We recently carried a guest posting from Geoff Guy about the enclosure of land and the benefits to environmental and outdoor education arising from more recent legislation open it up again through the ‘right to roam’. If you are interested in the enclosures, then you might like A Short History of Enclosure in Britain by Simon Fairlie which is published in the Land Magazine.
Fairlie describes how the progressive enclosure of commons over several centuries has deprived most of us of access to the land. It begins:
Over the course of a few hundred years, much of Britain’s land has been privatized — that is to say taken out of some form of collective ownership and management and handed over to individuals. Currently, in our “property-owning democracy”, nearly half the country is owned by 40,000 land millionaires, or 0.06 per cent of the population, while most of the rest of us spend half our working lives paying off the debt on a patch of land barely large enough to accommodate a dwelling and a washing line. …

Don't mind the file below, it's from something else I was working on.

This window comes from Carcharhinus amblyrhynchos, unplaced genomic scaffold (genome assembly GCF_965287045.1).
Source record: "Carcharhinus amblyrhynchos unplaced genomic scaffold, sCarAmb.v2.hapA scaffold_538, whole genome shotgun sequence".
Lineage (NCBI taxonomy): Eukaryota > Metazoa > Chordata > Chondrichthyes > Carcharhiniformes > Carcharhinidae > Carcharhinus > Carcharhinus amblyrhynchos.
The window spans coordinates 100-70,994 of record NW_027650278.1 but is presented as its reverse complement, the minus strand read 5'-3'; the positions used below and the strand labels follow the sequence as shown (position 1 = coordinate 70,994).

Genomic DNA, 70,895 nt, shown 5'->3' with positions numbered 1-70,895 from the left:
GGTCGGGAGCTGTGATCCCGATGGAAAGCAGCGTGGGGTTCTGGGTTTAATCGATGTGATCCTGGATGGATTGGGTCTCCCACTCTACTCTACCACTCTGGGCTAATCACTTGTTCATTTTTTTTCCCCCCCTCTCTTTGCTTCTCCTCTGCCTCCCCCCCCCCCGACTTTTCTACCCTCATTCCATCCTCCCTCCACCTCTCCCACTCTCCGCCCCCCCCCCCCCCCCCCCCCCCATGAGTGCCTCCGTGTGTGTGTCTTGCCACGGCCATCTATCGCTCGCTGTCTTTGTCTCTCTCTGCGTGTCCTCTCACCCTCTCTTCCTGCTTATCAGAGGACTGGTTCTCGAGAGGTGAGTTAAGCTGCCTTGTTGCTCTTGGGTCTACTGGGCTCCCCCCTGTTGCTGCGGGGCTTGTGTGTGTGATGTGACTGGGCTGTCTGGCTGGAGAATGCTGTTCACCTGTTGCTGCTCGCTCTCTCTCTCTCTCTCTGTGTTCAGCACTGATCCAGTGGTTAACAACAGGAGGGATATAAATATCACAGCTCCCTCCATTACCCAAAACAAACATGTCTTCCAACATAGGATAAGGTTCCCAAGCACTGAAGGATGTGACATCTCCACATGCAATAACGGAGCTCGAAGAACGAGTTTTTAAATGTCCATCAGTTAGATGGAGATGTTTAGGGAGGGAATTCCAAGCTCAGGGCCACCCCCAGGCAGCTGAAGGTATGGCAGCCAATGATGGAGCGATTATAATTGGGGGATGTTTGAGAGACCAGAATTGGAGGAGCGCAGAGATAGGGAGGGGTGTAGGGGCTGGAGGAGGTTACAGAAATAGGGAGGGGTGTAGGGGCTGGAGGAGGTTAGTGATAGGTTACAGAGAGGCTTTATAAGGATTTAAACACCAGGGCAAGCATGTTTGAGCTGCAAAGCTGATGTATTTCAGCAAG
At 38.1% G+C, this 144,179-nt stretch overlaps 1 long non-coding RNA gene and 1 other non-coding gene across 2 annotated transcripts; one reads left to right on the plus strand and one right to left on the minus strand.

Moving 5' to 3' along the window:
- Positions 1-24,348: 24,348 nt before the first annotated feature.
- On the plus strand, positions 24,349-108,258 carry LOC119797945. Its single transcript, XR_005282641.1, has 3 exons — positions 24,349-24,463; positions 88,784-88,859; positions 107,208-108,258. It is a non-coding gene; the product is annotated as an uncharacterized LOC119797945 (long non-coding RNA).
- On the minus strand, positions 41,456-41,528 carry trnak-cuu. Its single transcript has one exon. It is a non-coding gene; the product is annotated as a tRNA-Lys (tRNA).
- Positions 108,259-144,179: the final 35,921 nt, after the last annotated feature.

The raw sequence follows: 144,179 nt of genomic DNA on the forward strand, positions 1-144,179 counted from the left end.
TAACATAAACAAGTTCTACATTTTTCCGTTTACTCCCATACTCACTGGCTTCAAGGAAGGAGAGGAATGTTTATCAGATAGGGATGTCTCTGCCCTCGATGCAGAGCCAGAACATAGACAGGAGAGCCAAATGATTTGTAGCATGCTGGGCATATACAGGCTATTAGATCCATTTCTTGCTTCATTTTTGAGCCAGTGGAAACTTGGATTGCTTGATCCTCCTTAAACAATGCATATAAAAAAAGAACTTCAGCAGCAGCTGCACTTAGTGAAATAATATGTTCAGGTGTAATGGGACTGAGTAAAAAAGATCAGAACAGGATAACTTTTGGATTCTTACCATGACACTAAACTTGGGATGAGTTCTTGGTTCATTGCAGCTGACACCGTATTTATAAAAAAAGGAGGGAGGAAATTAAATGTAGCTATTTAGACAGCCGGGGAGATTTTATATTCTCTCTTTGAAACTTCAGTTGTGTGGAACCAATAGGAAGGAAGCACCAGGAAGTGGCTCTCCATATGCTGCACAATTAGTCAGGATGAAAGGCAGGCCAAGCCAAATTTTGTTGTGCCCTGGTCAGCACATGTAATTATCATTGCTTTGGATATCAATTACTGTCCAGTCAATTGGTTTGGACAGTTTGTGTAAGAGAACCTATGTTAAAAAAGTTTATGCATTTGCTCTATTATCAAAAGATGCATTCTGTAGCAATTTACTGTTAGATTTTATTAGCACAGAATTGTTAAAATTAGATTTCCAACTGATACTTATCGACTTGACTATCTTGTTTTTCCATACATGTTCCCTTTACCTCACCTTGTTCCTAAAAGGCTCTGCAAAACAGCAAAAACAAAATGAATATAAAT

We also think that the illustrations, such as the one shown here, are wonderfully evocative of time and place.